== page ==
Hiromi Fukazawa   Tokyo Healthcare University, Japan

In 2011 the Japan Statistical Society (JSS) started a set of examinations, called the JSS Certificate (JSSC), for students and professional statisticians or interviewers working in various fields related to statistics. The exams consist of four levels for students and two levels for professional survey workers and researchers. The exams try to assess not only statistical knowledge and skills, but also statistical reasoning and thinking. Recently the national curriculum of Japan has changed, expanding the amount of statistics content. In this paper we focus on the lower level student exams, which target students who graduated from high school (level 3) and junior high school (level 4). We show the properties of the exams during two years and some results. The results indicate some problems with statistics education in Japan.


3B2: Teachers’ knowledge of students’ conceptions and their development when learning linear regression

Stephanie Casey   Eastern Michigan University, United States

This paper synthesizes the results of three research studies centered around the teaching and learning of linear regression. In addition to regression's practical importance, in many cases linear regression is students’ first experience with the fundamental concepts of statistical association and dependence. Two of the studies researched how students progress in their learning of linear regression, from the initial conceptions of eighth grade students to the understanding expected of twelfth grade students. The third study examined the work of teaching grade nine students informal line of best fit, their first introduction to linear regression, to generate a description of the pedagogical content knowledge needed by teachers to effectively guide students towards understanding of the topic.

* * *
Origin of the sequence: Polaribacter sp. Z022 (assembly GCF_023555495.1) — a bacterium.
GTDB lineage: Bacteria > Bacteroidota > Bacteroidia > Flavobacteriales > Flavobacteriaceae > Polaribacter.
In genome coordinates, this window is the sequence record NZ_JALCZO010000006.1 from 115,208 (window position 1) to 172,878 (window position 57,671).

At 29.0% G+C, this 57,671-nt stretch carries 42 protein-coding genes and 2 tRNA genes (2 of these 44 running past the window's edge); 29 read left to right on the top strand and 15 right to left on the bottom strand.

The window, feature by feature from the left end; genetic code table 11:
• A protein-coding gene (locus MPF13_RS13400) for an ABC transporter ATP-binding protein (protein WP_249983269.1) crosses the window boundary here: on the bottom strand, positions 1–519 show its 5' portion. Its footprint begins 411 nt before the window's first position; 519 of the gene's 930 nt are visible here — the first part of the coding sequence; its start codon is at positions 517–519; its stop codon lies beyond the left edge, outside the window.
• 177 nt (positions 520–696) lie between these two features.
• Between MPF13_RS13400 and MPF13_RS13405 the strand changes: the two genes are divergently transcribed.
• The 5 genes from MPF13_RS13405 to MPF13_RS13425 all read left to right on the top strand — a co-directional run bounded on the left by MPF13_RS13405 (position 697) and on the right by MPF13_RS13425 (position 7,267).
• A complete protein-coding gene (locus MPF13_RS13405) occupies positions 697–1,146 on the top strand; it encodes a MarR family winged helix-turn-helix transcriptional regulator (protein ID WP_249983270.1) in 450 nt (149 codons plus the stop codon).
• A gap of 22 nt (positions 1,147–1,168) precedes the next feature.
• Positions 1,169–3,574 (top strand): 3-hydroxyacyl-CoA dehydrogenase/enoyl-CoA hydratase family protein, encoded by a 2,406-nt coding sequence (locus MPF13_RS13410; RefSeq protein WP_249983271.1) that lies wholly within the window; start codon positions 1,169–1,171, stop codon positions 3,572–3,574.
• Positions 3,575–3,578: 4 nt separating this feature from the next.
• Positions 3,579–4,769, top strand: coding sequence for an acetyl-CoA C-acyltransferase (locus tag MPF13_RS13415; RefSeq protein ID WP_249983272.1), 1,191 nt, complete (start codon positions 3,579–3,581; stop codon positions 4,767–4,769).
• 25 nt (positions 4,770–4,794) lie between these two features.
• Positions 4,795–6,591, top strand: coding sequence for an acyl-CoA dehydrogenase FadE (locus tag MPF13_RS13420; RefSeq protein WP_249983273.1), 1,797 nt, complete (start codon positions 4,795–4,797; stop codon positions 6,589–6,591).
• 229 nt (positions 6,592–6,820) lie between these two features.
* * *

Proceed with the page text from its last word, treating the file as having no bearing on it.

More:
3B3: The impact of a teachers’ attention deriving on students’ statistical discourse

Min-Sun Park   Seoul National University, Republic of Korea
Kyeong-Hwa Lee   Seoul National UniversityTokyo Healthcare University, Republic of Korea

Improving students’ learning has been emphasized as a major purpose of formative assessment. In formative assessment, teachers need to gather information from students and provide feedback. Several methods for facilitating students’ learning through formative assessment have been raised in statistics education. However, published research on how teachers understand students’ responses and provide feedback during the statistics teaching and learning process is not sufficient. In statistical reasoning, since it is important to consider which aspects students focus upon in a given data set, teachers should guide students’ focus through feedback or questions. Watson (2007) emphasized “attention” as a way of facilitating students’ mathematical development by teachers’ actions. This study aims to suggest a way of implementing formative assessment which is applicable in statistics education through the concept of attention. We present the impact of a teacher’s attention deriving on the statistical discourse and reasoning of 11th grade students.


Session 3C: Statistical instructors’ knowledge of assessing students’ learning of statistics

3C1: Trends in students’ conceptual understanding of statistics

Robert C delMas   University of Minnesota, United States

The ARTIST project has been collecting data since 2005 on students’ understanding of statistics through the administration of the Comprehensive Assessment of Outcomes in Statistics (CAOS) instrument. The CAOS test consists of 40 multiple-choice items that cover six topics: data collection and design, graphical representations, variability, sampling variability, tests of significance, and bivariate data. From 2005 through 2013, over 30,000 secondary and tertiary level students in the United States of America who were enrolled in a college-level first course in statistics completed the CAOS test at the end of their respective courses. A confirmatory factor analysis (CFA) was conducted to provide evidence for the dimensionality and reliability of the CAOS test. Students’ responses were used to look at trends in students’ understanding of the six statistical topics across the 8-year period.


3C2: Discerning students’ statistical thinking: a researcher’s perspective

James Baglin   RMIT University, Australia